Our reading is that long for a reason. This account of the raising of Lazarus is a multi-faceted event, with many key issues being brought to light, and I might add topics for many sermons. However I’m going to focus today on the primary subject of the story, this man named Lazarus, the brother of Mary and Martha who lived in Bethany.

One could assume that this family either lived together, or lived close to each other. Bethany is not that big of a town. These people were more than just followers of Jesus; they were his closest friends. In fact, Lazarus was most likely Jesus’ closest friend, notwithstanding the 12 apostles. Our text for today refers to him as the one Jesus loved.

Mary and Martha had sent word to Jesus that Lazarus was very sick. Even though he knew this, he still held back going to Bethany for a couple days. His disciples were confused as to why he did this, but it was all part of his master plan. Jesus was going to perform one of his most amazing miracles yet, and he wanted a large audience to witness it. Moreover, there could be no doubt in any of their minds as to what he had done.

In the beginning of the famous book entitled “A Christmas Carol,” the story about Ebenezer Scrooge, Charles Dickens writes the following words: "Marley was dead: to begin with. There is no doubt whatever about that. The register of his burial was signed by the clergyman, the clerk, the undertaker, and the chief mourner." Later on Dickens says, "There is no doubt that Marley was dead. This must be distinctly understood, or nothing wonderful can come of the story I am going to relate."

Much the same could be said about the death of Lazarus in our story today. It must be distinctly understood that Lazarus was dead, or nothing wonderful could come out of this event.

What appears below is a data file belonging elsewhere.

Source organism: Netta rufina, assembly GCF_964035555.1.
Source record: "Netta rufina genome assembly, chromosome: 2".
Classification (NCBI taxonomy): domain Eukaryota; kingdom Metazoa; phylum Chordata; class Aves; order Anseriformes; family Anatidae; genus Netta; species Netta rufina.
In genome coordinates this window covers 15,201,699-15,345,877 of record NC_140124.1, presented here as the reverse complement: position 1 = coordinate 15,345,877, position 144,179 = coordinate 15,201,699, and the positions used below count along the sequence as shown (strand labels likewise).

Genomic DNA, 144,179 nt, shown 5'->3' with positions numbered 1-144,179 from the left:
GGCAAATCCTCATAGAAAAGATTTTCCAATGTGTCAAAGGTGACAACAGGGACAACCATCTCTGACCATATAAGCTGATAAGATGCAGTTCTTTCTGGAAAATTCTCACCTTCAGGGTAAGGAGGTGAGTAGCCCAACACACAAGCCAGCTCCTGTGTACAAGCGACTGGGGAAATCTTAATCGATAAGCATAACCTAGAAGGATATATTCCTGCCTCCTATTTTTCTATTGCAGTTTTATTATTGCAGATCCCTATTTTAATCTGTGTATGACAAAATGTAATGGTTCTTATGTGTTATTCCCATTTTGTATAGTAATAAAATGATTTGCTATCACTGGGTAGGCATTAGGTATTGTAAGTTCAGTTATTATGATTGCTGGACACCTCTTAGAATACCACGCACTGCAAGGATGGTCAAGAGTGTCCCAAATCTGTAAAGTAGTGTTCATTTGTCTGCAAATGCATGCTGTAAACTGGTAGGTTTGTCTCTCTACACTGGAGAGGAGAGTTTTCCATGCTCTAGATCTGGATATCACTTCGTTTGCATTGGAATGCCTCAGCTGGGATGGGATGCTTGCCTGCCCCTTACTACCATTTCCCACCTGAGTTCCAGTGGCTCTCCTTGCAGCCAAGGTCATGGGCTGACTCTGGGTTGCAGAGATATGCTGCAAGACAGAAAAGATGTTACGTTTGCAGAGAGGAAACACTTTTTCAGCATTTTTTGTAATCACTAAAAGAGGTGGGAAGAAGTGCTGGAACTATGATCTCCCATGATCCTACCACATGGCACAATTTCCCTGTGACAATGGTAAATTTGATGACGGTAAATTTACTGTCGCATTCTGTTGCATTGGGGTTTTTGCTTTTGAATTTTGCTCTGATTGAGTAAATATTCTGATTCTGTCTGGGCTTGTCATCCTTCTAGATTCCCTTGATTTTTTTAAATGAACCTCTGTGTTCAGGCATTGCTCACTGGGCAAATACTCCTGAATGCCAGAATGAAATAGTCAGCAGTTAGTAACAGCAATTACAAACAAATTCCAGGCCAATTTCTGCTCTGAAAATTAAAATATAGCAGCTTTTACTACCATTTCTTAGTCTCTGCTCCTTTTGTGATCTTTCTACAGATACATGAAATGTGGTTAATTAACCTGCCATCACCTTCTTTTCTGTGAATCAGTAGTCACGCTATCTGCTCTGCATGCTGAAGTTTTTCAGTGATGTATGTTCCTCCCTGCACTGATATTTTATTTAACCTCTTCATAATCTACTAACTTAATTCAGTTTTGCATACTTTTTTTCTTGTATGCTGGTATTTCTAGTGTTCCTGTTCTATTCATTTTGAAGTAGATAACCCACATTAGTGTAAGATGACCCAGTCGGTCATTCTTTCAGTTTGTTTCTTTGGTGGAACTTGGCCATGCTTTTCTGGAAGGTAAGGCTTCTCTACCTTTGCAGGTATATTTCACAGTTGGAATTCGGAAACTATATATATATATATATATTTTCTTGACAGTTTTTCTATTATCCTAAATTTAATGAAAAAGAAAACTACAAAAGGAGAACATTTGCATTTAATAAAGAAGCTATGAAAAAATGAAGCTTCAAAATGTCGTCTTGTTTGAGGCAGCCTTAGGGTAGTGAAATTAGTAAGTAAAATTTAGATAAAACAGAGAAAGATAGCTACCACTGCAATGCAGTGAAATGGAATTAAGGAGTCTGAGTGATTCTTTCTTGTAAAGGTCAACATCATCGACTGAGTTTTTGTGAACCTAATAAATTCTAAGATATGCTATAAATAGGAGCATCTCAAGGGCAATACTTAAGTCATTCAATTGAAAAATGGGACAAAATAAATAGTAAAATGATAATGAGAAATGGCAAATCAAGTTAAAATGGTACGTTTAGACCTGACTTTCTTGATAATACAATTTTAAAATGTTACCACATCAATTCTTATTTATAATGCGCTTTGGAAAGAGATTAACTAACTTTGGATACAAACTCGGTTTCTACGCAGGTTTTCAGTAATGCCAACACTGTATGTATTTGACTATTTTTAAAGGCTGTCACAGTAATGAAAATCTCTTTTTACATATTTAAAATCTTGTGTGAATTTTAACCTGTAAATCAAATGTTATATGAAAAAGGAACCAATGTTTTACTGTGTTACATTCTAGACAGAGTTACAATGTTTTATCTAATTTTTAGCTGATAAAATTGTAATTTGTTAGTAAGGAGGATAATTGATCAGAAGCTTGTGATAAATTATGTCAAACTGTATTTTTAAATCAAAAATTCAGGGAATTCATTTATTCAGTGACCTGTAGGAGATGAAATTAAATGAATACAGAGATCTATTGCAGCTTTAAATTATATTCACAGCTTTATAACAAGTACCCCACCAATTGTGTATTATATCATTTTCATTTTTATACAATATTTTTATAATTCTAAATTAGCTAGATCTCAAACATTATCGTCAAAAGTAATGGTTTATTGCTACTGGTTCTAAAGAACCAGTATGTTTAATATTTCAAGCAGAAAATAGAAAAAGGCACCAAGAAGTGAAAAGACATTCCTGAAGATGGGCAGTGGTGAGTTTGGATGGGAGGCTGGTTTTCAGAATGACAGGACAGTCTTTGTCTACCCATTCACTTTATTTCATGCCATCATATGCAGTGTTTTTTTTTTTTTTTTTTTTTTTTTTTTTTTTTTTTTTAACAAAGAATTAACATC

In those days, it was customary to have a seven day period of mourning when someone died. There were even professional mourners that people would hire to come and help them grieve, as was the case here. So there were many people gathered to mourn. When Jesus showed up at Bethany, it was now day four of this mourning period. He arrived right in the middle of everything, just as he had planned.

Everybody knew Lazarus was dead. Mary and Martha knew. Those who anointed the body and wrapped it for burial knew. All of the mourners knew this to be a fact.

And just in case there might be a seed of doubt amongst the people, Jesus orders the stone to be removed from the entrance to the tomb. What meets the people when this happens is this stench, this unmistakable smell of decomposing flesh. Everybody knew what this unique odor was. Lazarus was most certainly and most assuredly very dead.

We all know that when a person first dies, or goes into a “full code” as they say in the hospital, the minutes following are very precious if the person is to be revived. Respiratory functions are stimulated either through mouth-to-mouth or with a bag. The heart is stimulated manually as in CPR, or they use a defibulator. Injections are given to stimulate the heart, sometimes right into the heart itself. But there comes a time, should all these efforts fail, when a person has to be pronounced dead. A time comes when all efforts to revive a person are deemed futile.

Even with all of the life-saving medical measures available, we know that if a person has had rigor mortis set in, if the body is black with coagulated blood, and if there is the stench of decomposing flesh, then there’s no need to even consider trying to revive that person. They have been dead too long. And I would seriously doubt if there’s a medical professional anywhere who would disagree with this. It’s just common sense.

But it’s here where Jesus steps in to do the impossible; that is humanly speaking. The stone is removed. The people gathered there are met with this unbelievably pungent smell of a rotting corpse. Even people back then knew what that smell meant, and that it would be futile to try to revive him.

But Jesus, with the power of just a few words, commands Lazarus to come out of the tomb. And out he comes, still bound with the swathing bands they wrapped him in when he died. Lazarus was alive, and well, and walking, and talking. Jesus had done the impossible.

Certainly Jesus could have prevented Lazarus from dying. He could have come before he died and healed him of his illness. A healing miracle here would have been as much of a miracle as any he had done in the past. But doing things in the way Jesus did them had a far greater impact.